Applying the Efficient Frontier to Portfolio Selection

The Efficient Frontier curve shows all of the best possible combinations of project portfolios and the value that can be created with available capital resources in an unconstrained mode. In the example in Figure 4.4-1, the cumulative business value or discounted cash flows are on the vertical axis and available budgets are on the horizontal axis. The vertical value measures the value of the opportunity based on the impact and alignment with business drivers.

As we move from left to right, the quantity of cost increases while the value increases. This illustrates an important point: when a company is employing all available resources, it faces a trade-off. The only way it can have more value is by using capital.

Any point above the Efficient Frontier is not possible. The company can select a portfolio of projects on or under the Efficient Frontier. Portfolios along the curve are said to be efficient because the company is getting the maximum value from the available budget. Points under the Efficient Frontier curve represent inefficient portfolios. Many reasons cause a portfolio to be under the curve, including forcing in too many low-value projects or a significant mismatch between supply and demand of skill competencies, leaving the portfolio

Figure 4.4-1 Efficient Frontier Curve

Figure 4.4-1 Efficient Frontier Curve

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to yield less than it could have from the available budget. This brings us to an important lesson: any factor that moves the portfolio's position away from the Efficient Frontier should be challenged.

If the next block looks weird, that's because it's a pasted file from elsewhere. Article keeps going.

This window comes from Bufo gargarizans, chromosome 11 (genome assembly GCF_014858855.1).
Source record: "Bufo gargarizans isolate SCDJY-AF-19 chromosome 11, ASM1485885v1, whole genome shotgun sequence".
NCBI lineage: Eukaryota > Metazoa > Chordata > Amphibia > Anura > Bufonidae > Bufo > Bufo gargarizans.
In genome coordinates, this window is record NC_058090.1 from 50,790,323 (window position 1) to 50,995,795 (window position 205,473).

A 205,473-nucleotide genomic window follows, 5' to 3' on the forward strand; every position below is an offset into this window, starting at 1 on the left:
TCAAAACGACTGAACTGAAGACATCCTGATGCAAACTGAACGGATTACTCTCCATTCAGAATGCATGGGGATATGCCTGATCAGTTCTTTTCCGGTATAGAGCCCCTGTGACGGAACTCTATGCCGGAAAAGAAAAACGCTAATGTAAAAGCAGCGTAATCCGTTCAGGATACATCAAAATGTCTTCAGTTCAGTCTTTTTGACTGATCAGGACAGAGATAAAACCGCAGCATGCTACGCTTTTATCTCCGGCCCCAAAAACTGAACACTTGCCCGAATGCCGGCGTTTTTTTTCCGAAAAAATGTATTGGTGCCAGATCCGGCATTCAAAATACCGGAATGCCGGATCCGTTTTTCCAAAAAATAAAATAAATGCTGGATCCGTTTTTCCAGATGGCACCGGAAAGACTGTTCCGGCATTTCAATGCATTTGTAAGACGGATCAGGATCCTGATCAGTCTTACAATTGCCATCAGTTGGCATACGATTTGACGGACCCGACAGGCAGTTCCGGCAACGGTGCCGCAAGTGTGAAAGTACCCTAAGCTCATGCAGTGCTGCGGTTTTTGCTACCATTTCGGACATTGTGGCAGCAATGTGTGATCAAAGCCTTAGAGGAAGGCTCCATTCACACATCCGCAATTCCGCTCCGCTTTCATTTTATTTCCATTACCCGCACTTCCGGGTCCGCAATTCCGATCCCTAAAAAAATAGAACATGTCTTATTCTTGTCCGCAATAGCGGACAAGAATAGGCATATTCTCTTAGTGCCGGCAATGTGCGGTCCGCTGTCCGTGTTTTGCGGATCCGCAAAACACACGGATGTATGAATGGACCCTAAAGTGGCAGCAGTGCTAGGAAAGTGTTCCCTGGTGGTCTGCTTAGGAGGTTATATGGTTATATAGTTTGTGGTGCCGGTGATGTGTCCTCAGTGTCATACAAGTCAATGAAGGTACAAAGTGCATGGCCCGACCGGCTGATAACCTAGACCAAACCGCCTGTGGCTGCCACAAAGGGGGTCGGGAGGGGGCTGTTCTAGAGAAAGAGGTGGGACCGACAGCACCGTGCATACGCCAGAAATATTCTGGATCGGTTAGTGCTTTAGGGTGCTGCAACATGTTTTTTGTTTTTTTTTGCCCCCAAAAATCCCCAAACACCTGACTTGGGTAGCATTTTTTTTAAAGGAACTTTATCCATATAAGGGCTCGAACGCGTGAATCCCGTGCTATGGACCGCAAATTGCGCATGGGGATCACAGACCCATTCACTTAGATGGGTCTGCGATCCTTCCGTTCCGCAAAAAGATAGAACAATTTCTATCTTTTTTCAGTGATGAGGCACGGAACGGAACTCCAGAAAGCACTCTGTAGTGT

Another important outcome from Efficient Frontier modeling is the opportunity cost. The Efficient Frontier shows the opportunity cost of investing an additional dollar versus the additional value received. When the company is discovering the most valuable projects for the in-vestment—those with the highest value/cost. ratios—the Efficient Frontier is quite steep (for example, when the company plotted in Figure 4.4-1 uses $15 million, which is 21 percent of the budget, and gets 70 percent of the possible value). In contrast, when there are very few valuable projects left—those with the worst value-to-cost relations—the

The Efficient Frontier allows us to understand the value that is destroyed by each constraint (for example, labor demand versus supply, lack of efficient alternatives, or lack of consensus).

Efficient Frontier curve is quite flat (for example, when the company plotted in Figure 4.4-1 invests from $35 million until $70 million, 50 percent of the budget, yields only an additional 15 percent of the possible value). So we see in this case that investing the first 21 percent of the available budget on the projects with the highest value-to-cost ratio provides 70 percent of the possible business value, whereas spending the last 50 percent of the available budget on projects with a lower value-to-cost ratio can only deliver an additional 15 percent of value.

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Project Management Made Easy

Project Management Made Easy

What you need to know about… Project Management Made Easy! Project management consists of more than just a large building project and can encompass small projects as well. No matter what the size of your project, you need to have some sort of project management. How you manage your project has everything to do with its outcome.

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